Protesters in Benghazi’s Freedom Square on Tuesday. The sign in the middle reads, “Army + police = Libya’s security”. THe sign on the right reads, "No to militias in Libya."
The cause of Monday's explosion in Benghazi that killed three people, including a child, remains murky. After suspecting a car bomb detonated by terrorists, authorities are now considering the idea that it was simply an accident. Whatever the case may be, protesters who marched through the city on Tuesday blamed local militias for letting Benghazi’s security deteriorate to the point that such a tragedy could occur.
On Monday, a car exploded in a parking lot next to Al-Jala hospital, damaging nearby cars and buildings. Interior Minister Ashur Shwayel said Tuesday that “all signs point to an accidental explosion.” Benghazi city councillor Tarik Bozribe, meanwhile, told Reuters that the vehicle belonged to a fisherman who was carrying explosives used to snare catch.
Unlike bombings carried out at four Benghazi police stations in recent days, which damaged property but claimed no victims, this explosion took place in broad daylight.
Most militias in Benghazi, which are mainly made up of former rebels who fought during the revolution, officially work under the army’s orders. However, in practice, they are difficult to control, and follow their own agendas. Some militias, like the Islamist group Ansar Al-Sharia – which was blamed for the attack on the US consulate in Benghazi in which ambassador Chris Stevens was killed – work entirely on their own.

"The government needs to take power out of the hands of the militias and strengthen the police and the army”

Abdulhameed Amrooni is one of the bloggers of the Libyablog network, a project run jointly by FRANCE 24 and RFI. He works as a radio journalist in Benghazi for Ajwa News.
I went to the scene of the explosion on Monday – there was blood and body parts all over the parking lot. Lots of people had gathered to try to help, and also express their anger. Some people believed this might have been carried out by Islamists, in particular by the Islamist militia Ansar Al-Sharia.
However, during Tuesday’s protest, in which hundreds of people marched symbolically from Freedom Square to a cemetery, most people seemed to have abandoned this theory: first, because Ansar Al-Sharia denied any involvement, but also because they had had some time to think about it more: why would Ansar Al-Sharia target civilians in their own city? [This militia in fact secured Al-Jala hospital in the past, following a fight in which a patient was killed.] Some believe the theory that it is accidental, which seems quite possible to me, since tons of people here carry weapons of all sorts in their vehicles. However, many others think it’s a strange coincidence that this explosion happened right after a string of police station bombings. Another theory people are floating about is that a bomb could have been planted by people working for [Syrian president] Bashar Al-Assad’s regime, to scare the West out of helping the rebellion in Syria.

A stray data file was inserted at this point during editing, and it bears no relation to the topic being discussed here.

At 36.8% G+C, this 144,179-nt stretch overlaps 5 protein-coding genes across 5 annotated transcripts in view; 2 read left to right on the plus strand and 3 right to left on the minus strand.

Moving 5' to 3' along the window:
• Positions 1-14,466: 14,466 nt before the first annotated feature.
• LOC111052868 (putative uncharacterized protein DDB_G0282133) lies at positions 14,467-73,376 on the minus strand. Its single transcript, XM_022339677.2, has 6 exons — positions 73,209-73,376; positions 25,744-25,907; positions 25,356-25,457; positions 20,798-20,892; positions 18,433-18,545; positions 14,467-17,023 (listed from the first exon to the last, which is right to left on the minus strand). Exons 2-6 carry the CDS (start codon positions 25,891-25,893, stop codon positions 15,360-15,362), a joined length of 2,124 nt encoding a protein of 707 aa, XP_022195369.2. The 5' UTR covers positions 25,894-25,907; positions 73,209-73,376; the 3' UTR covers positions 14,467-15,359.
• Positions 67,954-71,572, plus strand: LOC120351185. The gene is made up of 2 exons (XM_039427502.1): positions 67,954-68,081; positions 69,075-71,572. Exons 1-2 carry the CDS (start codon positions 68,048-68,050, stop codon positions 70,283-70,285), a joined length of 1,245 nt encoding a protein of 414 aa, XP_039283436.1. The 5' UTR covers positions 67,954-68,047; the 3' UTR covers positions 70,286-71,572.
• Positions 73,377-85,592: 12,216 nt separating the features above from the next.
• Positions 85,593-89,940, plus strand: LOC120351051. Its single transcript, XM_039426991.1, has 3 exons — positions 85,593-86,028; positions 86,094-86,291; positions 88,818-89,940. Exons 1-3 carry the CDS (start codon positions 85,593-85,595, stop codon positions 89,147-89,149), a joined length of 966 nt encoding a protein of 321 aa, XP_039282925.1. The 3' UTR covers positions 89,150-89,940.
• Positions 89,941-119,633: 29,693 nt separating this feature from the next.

But whatever theory the protesters believed, their anger was mainly directed at Benghazi’s militias. Many people feel that the security situation here is out of control, and that the government needs to take power out of the hands of the militias and strengthen the police and the army. Without this, they think the country will just keep going downhill.
This sign reads, “No to militias, yes to the national army”.
“Benghazi residents feel the government cares only about Tripoli, and are increasingly calling for more autonomy”
I also heard protesters shouting in favour of federalism, that is, giving eastern Libya a degree of autonomy. When two government officials came out to meet the protesters to express their sorrow at the loss of life, people in the crowd yelled, “You’re liars, go back to your offices in Tripoli”. Before [former Libyan leader] Muammar Gaddafi took power, Libya had two capitals: Tripoli and Benghazi. He made Tripoli the capital and left Benghazi by the wayside. Today still, people in Benghazi feel like the government only cares about Tripoli – that’s where all the decisions are made, and also where the money is concentrated [even though most of the country’s oil wealth comes from the east’s oil fields]. Under a federalist system, Benghazi residents could choose the leaders and the police that are right for them, not people imposed by decision-makers in Tripoli.
Protesters waving the flag of Cyrenaica, the eastern region in which Benghazi is located, and for which proponents of federalism want more autonomy.